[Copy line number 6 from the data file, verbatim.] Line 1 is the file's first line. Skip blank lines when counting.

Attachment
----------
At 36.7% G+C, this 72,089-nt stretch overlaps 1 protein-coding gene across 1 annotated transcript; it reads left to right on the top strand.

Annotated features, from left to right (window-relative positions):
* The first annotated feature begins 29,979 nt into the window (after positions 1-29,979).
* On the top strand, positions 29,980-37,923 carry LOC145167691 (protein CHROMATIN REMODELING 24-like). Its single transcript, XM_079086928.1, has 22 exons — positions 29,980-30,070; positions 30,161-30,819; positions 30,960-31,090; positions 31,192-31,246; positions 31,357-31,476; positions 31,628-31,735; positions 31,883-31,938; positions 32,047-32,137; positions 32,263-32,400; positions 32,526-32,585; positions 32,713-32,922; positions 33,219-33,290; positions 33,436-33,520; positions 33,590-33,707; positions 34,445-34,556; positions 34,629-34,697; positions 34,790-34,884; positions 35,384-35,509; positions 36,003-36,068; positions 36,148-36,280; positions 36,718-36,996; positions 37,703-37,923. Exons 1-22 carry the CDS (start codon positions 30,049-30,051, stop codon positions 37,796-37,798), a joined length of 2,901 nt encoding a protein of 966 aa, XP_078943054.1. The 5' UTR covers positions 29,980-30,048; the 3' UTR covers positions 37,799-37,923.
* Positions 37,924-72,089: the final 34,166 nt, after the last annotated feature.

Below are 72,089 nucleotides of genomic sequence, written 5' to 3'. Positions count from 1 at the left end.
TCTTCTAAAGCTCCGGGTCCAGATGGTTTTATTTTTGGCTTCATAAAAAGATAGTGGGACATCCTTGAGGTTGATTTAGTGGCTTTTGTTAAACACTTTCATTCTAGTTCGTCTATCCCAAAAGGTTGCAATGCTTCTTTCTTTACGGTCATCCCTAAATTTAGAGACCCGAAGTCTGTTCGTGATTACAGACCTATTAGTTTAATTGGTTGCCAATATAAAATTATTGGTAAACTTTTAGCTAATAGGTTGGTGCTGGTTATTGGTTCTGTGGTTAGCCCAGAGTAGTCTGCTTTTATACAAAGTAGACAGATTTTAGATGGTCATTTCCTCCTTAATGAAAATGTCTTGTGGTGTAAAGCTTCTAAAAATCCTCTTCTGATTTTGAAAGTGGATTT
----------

Below are 72,089 nucleotides of genomic sequence, written 5' to 3'. Positions count from 1 at the left end.